Airbus Pursues Rate Increases As Supplier Concerns Persist

Airbus MSN11000
Airbus rolled out MSN11000, the first A321XLR flight-test aircraft, on May 2. Its first flight is planned before the end of June.
Credit: Airbus

Airbus is slowly firming up its plans to raise A320neo-family production to 75 aircraft per month. The move was planned for more than a year and was not unexpected, and customer demand may justify it. But the step-up is still being met with skepticism about the supply chain’s ability to cope with it.

  • Slow Boeing production ramp-up opens market opportunities for its European rival
  • To raise rates, Airbus might need to prefinance suppliers
  • Certification issues are delaying A321XLR service entry

“Following an analysis of global customer demand as well as an assessment of the industrial ecosystem’s readiness, [Airbus] is now working with its suppliers and partners to enable monthly production rates of 75 in 2025,” Airbus said May 4. The announcement notably stopped short of definitely saying that production levels will move up that high. The caution is a reflection of supply chain realities set against a lack of competitive pressure from Boeing. Whatever level Airbus ultimately achieves, it will be far higher than the output its rival will be able to deliver.

The European OEM had already committed to reaching 65 aircraft per month in the summer of 2023. Now it aims to increase that by another 10 aircraft per month within about two years, roughly 14% more. The work for the additional 10 aircraft will be spread across all of its sites, but its Mobile, Alabama, facility will be expanded to include a second A320neo-family final assembly line. All sites will be made capable of building A321neos, and that aircraft’s production share is expected to continue to rise.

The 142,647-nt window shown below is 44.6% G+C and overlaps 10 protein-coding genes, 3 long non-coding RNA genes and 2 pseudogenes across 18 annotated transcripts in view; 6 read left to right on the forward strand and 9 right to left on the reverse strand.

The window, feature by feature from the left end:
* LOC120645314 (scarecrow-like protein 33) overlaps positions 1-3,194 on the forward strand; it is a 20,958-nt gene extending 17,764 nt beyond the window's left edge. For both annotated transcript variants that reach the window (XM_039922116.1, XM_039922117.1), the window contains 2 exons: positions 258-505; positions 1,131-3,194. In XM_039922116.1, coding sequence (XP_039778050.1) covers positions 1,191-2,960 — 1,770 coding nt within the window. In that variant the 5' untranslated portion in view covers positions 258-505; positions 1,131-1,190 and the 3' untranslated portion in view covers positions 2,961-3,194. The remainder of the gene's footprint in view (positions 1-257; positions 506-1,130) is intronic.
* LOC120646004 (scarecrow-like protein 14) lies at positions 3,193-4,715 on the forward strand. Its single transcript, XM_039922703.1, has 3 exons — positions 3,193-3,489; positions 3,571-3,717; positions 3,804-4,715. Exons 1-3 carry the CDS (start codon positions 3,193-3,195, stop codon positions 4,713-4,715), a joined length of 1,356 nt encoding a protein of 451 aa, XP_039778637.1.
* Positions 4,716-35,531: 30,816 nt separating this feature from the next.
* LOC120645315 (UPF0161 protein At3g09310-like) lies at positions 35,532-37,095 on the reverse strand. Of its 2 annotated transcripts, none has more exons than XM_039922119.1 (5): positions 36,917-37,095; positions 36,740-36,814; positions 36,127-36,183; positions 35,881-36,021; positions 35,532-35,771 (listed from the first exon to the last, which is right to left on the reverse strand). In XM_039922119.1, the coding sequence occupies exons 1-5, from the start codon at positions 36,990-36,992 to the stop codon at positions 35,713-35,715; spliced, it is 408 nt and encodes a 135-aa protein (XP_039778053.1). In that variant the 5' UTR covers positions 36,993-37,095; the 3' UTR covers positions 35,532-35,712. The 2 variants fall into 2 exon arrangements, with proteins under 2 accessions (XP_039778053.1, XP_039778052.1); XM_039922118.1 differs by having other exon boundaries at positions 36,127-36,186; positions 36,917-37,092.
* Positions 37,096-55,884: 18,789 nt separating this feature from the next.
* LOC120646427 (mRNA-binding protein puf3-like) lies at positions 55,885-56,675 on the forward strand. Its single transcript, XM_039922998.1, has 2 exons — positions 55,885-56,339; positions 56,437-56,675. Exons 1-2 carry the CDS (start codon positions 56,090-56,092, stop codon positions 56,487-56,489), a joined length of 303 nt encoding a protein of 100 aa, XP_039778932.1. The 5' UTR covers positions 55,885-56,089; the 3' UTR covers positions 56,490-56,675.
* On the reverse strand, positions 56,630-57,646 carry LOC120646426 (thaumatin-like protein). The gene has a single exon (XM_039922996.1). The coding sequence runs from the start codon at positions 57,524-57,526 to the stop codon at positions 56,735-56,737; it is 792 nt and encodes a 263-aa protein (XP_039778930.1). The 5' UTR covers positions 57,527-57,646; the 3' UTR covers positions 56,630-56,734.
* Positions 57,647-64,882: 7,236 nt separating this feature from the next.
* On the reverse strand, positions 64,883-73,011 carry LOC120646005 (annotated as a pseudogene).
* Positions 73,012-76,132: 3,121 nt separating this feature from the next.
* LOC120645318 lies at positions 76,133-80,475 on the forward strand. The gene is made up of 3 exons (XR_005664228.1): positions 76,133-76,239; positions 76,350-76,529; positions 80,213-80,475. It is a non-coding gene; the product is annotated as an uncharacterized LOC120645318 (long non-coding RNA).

According to the plans, Airbus will be building 89 narrowbody aircraft per month starting in 2025, if the A220 is included. Airbus has previously said that it plans to boost A220 output to 14 per month, from six, within the next three years. If the plans are implemented, Airbus would be producing almost three times as many single-aisle aircraft as Boeing, unless its U.S. rival is also able to increase production. Boeing President and CEO David Calhoun said April 27 that the company has no plans for the time being to go beyond rate 31, given constraints it has discovered in its own supply chain. Airbus may already be building twice as many narrowbodies as Boeing by the end of 2023.

Such a large gap in production volumes over time would lead to further significant shifts in the OEMs’ single-aisle market share. And recent industry trends show single-aisles taking an even larger part of the overall market, given the weakness of the widebody segment and the retrenching of some regional jets.

“We see continuing strong growth in commercial aircraft demand driven by the A320 family,” says Airbus CEO Guillaume Faury. Airbus has shared its plans with engine manufacturers and is “confident in the supply chain being able to manage” the ramp-up, he says.